You need both - one or the other is not sufficient; I want engaging characters with purpose or an "operational theme" and I also want an engaging story/mission/plot whatever you want to call it. That's the challenge and interestingly, also where I see problems with ST: TNG in it's later seasons - the characters were interesting, but the particle-of-the-week plots had become stale and boring. Which made the character driven/centered episodes fantastic, but others feeling flat.

Maybe he's trying to reinforce the point of the fact that you need one more than the other, and I'm not getting it because I think using LOST as your great example fails in several ways beyond just a unsatisfying level of resolution of the mysteries present - it fails because some of the characters were also not interesting or annoying as fuck - Jack, Sawyer, Kate all needed a heck of a lot more development in their operational themes because they became very one note, IMHO.
posted by nubs at 11:29 AM on May 28 [4 favorites]


This is exactly the kick in the ass I needed to get off Metafilter and go work on my pilot script...
posted by Sara C. at 11:31 AM on May 28 [3 favorites]


Please don't find another Lost. Improv may work for music and comedy but not multi-season story and character arcs.
posted by basicchannel at 11:53 AM on May 28 [6 favorites]


Nthing all the Middleman love (and thanks for the tip on the table read, kmz!).

I so wish it could've gotten another season. Much as I loved Dub Dub, Keeslar's character was the heart of that show, and I wanted to see where they went (besides more of the most inside-baseball comics jokes ever).
posted by the sobsister at 11:54 AM on May 28 [1 favorite]


Ironically, sci–fi, the genre that most often suffers from underdeveloped characters on TV probably demands more character from its characters than any other genre. Why? Because it is, at the core, a metaphorical exercise. Sci–fi poses a question that extends beyond the easily understandable stakes of the cop, doctor, or lawyer. How are the aliens, robots, mysterious islands, viral outbreaks, and vampires an external manifestation of your main character’s self–concept?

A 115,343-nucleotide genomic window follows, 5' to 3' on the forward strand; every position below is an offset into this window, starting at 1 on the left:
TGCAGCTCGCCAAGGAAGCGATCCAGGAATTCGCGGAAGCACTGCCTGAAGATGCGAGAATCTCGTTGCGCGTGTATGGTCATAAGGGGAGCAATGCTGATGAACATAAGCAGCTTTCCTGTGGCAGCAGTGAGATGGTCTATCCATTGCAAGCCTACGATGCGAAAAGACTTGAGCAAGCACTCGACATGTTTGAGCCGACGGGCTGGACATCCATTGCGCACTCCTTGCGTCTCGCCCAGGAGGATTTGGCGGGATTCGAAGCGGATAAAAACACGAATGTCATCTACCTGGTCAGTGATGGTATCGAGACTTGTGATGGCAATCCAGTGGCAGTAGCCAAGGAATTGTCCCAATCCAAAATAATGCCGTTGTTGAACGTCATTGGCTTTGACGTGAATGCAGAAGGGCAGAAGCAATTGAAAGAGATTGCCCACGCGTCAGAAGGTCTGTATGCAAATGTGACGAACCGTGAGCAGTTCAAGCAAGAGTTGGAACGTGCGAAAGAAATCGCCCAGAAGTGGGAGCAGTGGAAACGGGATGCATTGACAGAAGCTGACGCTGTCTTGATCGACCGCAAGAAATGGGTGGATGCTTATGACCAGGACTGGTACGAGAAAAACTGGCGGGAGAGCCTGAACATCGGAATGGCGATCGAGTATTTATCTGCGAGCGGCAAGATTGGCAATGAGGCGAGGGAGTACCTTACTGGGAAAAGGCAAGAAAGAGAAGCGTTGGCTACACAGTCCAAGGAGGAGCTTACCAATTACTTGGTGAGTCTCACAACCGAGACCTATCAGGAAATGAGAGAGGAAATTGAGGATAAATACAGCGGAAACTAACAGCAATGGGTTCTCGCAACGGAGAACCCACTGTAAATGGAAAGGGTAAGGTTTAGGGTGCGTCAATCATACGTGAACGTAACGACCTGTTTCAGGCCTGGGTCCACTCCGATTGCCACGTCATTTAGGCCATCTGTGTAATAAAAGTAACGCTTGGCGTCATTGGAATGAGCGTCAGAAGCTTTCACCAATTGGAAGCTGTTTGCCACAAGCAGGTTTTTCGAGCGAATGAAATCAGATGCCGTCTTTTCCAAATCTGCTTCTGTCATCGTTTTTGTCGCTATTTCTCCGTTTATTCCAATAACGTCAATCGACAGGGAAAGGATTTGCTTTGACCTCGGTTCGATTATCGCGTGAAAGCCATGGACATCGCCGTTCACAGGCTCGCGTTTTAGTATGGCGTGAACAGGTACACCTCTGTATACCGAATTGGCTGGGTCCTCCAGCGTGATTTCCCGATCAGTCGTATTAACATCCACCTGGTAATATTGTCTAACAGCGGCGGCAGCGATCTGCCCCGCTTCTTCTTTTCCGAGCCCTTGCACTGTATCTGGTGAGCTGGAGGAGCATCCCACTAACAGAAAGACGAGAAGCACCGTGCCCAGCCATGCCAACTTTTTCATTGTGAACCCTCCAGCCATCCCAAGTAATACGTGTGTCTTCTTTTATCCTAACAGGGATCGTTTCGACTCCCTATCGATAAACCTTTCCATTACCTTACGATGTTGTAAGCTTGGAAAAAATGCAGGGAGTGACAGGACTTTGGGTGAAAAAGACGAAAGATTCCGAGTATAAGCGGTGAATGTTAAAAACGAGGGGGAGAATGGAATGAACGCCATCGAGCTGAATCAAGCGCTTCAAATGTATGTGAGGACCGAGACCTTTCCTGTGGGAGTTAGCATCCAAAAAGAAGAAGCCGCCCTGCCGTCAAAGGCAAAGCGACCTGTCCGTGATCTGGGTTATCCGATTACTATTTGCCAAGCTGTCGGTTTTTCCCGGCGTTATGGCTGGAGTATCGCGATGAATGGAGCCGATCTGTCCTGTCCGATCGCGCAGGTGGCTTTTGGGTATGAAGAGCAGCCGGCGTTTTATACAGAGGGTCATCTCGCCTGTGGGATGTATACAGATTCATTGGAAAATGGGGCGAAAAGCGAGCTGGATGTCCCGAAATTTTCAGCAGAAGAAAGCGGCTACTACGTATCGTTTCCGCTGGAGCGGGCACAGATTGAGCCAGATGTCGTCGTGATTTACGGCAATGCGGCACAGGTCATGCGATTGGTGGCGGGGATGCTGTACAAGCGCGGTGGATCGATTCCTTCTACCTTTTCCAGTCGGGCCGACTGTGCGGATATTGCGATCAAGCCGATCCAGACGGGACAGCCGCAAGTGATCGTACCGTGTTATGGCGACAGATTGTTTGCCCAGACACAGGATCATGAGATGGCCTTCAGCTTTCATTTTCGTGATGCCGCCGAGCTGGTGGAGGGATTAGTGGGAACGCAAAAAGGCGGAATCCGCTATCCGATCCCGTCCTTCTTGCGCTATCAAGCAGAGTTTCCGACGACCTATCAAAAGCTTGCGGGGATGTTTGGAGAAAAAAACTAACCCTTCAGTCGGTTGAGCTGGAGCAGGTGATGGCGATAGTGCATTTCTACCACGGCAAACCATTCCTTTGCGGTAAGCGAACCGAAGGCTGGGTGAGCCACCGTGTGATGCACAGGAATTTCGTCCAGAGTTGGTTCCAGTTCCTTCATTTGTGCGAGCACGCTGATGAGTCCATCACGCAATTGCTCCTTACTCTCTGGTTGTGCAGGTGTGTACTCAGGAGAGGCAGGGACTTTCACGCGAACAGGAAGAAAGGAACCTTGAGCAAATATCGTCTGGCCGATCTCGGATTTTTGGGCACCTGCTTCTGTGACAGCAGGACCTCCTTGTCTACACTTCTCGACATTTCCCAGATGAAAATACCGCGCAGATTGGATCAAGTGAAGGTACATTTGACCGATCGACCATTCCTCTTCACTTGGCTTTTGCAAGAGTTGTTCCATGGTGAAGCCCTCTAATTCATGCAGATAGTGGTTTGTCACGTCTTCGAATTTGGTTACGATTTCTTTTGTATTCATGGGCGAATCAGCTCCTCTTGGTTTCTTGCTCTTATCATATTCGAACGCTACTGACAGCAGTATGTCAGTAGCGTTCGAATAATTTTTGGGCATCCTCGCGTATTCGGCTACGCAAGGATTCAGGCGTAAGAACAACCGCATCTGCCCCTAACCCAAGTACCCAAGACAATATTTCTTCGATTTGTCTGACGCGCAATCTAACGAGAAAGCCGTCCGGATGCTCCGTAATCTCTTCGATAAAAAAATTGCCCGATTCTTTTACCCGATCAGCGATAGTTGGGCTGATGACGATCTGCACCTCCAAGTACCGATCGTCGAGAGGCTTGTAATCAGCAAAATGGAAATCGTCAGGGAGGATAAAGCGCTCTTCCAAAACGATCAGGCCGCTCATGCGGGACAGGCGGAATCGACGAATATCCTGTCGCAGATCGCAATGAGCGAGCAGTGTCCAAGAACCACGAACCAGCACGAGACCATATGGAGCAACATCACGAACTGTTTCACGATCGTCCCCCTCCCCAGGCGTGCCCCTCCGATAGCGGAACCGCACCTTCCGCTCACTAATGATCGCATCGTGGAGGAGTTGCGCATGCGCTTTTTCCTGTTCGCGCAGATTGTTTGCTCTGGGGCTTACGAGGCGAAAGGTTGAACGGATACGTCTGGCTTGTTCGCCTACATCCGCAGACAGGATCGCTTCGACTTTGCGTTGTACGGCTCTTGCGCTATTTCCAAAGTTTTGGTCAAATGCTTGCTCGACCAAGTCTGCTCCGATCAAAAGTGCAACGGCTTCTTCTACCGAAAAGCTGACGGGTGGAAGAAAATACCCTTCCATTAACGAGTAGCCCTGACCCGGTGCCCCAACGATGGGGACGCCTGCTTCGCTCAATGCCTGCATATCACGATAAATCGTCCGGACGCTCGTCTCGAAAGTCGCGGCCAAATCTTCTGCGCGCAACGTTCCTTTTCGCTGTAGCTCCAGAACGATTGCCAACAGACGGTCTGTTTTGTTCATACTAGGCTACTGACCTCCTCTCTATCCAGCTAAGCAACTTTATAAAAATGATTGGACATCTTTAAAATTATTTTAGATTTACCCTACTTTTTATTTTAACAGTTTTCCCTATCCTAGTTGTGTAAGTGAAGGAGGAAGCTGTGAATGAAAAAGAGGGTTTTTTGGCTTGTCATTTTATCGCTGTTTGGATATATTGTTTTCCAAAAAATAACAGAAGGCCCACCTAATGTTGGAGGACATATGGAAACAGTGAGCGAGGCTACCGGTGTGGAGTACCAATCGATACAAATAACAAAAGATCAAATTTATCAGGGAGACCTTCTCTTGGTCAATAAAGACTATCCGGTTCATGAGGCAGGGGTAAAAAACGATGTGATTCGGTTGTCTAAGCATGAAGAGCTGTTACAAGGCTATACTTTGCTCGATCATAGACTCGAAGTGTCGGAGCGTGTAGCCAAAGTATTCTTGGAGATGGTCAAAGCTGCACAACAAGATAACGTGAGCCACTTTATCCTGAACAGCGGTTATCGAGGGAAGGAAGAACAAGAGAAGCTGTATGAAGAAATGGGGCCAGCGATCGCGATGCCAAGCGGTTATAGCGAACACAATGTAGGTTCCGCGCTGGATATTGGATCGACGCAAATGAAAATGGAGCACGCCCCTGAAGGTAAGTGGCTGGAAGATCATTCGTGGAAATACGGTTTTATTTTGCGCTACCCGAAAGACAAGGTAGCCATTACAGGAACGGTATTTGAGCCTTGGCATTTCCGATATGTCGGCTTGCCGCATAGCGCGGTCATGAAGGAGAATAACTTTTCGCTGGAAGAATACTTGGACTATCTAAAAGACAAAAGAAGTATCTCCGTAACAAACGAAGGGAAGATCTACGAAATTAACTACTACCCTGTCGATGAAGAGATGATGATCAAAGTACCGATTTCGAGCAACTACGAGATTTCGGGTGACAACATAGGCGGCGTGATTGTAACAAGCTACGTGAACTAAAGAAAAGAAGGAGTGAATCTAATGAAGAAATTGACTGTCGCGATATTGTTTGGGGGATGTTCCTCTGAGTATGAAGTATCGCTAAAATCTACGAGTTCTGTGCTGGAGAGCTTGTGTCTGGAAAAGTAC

Treating Sci-Fi as a metaphorical exercise that externalizes the character's inner thought process might explain why Lost was ultimately such a failure. It always felt like someone trying to construct a gigantic allegorical construct without actually knowing what that allegory was. In retrospect it never really felt like people engaging with events beyond their control as their character naturally would. Instead the whole world felt designed to give these characters meaning. Obviously any fictive world is constructed, but the amount of fruitless navel gazing that ended up happening on Lost is one of the things that's made me hate it in retrospect.

To offer up my definition of successful speculative fiction: it's a chance too explore that way that someone acts in an extreme and fantastic situation. Building the fantastic situation because it's a convenient metaphor for whatever seems like a good way to get a bunch of fiction workshop level stuff.